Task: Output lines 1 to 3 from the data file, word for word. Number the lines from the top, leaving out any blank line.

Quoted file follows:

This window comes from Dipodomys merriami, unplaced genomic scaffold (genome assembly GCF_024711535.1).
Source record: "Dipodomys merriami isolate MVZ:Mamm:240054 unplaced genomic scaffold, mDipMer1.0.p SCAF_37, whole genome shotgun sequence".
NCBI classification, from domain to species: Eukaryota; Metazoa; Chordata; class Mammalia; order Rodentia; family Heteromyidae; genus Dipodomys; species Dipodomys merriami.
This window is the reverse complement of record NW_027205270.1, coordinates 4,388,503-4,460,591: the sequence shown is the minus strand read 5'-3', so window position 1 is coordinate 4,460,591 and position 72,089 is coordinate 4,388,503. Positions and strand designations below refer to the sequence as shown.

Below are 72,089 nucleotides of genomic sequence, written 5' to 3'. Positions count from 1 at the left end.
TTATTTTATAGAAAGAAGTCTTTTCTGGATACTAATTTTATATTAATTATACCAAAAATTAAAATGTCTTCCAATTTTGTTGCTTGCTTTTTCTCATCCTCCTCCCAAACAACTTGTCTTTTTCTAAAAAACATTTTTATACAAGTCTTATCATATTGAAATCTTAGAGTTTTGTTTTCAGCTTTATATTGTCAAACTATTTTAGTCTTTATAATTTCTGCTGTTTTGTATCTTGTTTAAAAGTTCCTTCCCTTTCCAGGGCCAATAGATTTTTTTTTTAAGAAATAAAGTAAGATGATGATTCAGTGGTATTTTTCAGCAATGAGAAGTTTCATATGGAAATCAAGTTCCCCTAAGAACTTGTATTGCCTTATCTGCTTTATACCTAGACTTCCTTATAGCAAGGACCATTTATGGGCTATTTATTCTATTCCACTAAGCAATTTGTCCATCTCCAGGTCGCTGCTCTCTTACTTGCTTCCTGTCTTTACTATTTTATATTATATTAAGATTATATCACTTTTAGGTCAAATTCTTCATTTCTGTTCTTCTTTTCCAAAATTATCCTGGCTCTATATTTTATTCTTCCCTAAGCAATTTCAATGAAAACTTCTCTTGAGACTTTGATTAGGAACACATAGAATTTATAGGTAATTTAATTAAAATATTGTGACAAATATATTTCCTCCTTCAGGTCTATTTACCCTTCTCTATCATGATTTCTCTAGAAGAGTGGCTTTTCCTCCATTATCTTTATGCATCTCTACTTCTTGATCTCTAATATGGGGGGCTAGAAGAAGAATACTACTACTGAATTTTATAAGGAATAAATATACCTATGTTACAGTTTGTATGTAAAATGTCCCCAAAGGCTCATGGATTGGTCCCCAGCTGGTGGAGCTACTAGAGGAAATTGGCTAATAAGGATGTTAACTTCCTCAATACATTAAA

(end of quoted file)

This window comes from Dipodomys merriami, unplaced genomic scaffold (genome assembly GCF_024711535.1).
Source record: "Dipodomys merriami isolate MVZ:Mamm:240054 unplaced genomic scaffold, mDipMer1.0.p SCAF_37, whole genome shotgun sequence".
NCBI classification, from domain to species: Eukaryota; Metazoa; Chordata; class Mammalia; order Rodentia; family Heteromyidae; genus Dipodomys; species Dipodomys merriami.